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A massive plume on one of Saturn’s moons could be key to finding alien life

Published May 31st, 2023 3:23PM EDT
chances of life on Enceladus has risen
Image: Josh / Adobe

A massive plume spurting water out of Enceladus has scientists thinking twice about just how likely they are to find evidence of alien life on the small moon. Enceladus orbits Saturn, making it one of many moons that the planet sports. Astronomers have had their eyes on the moon for a good while now, but a recent development has led them to look closer.

That development comes in the form of a massive plume that is currently jetting out of Enceladus. It’s releasing roughly 79 gallons of water into space every second, if the researchers have estimated correctly. This amount of water is enough to fill a large Olympic swimming pool in just a matter of hours, Independent reports.

Scientists have already looked at Enceladus in great depth, partly because it seems to present ideal conditions to support some kind of alien life. However, the newly discovered Enceladus plume has made astronomers want to dig even deeper. This will undoubtedly be accomplished in the coming years if NASA or another space agency sends spacecraft to check things out.

enceladus plume data from James WebbImage source: NASA, ESA, CSA, STScI, and G. Villanueva (NASA’s Goddard Space Flight Center). Image Processing: A. Pagan (STScI)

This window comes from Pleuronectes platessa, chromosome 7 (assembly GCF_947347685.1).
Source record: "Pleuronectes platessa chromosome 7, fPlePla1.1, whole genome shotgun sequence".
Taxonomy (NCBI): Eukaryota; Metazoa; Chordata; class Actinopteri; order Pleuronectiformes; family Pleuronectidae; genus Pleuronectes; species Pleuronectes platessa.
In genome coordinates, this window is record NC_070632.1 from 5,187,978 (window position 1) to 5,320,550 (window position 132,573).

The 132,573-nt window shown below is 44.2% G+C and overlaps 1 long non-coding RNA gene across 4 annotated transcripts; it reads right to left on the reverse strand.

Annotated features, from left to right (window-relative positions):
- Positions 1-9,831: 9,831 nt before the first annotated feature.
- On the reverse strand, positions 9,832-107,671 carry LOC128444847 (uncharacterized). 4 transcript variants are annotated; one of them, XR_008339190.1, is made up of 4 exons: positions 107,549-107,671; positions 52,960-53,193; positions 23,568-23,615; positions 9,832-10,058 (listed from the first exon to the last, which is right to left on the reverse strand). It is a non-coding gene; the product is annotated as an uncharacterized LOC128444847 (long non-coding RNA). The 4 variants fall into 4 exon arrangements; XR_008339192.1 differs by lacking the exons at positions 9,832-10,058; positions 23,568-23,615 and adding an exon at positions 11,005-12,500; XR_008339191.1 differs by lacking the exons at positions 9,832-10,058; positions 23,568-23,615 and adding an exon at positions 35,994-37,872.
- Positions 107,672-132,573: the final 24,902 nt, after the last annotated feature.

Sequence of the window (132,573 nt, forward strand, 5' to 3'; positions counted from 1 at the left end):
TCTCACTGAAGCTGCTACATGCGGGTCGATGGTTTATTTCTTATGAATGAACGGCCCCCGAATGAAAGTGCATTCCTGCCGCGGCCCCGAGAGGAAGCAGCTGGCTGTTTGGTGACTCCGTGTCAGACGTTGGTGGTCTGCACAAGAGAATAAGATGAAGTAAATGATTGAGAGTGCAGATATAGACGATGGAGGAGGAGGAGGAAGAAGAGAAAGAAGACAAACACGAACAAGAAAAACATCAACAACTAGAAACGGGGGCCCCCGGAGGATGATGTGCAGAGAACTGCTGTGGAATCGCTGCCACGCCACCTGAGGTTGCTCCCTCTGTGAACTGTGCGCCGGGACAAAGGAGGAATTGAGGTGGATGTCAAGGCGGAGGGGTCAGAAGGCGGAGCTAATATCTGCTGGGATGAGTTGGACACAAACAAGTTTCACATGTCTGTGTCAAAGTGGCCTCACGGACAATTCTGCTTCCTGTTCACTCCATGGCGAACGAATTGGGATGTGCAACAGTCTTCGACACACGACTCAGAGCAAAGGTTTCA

With an orbit of just 33 hours around Saturn, Enceladus has always been an intriguing satellite. With the use of newer tech like the James Webb space telescope, astronomers are hopeful that they’ll be able to take a closer look at the plume jetting out of the moon, and possibly learn something that we don’t already know about the moon.

Hopefully, those future observations will help us better understand what caused this massive plume on Enceladus, as well as help us understand how the jets of water spurting from the moon are helping to form changes on the moon, changes that we might have otherwise missed if the satellite hadn’t shown the spotlight on itself again.

Research on the plume has been accepted for publishing in the journal Nature.

Josh Hawkins has been writing for over a decade, covering science, gaming, and tech culture. He also is a top-rated product reviewer with experience in extensively researched product comparisons, headphones, and gaming devices.

Whenever he isn’t busy writing about tech or gadgets, he can usually be found enjoying a new world in a video game, or tinkering with something on his computer.

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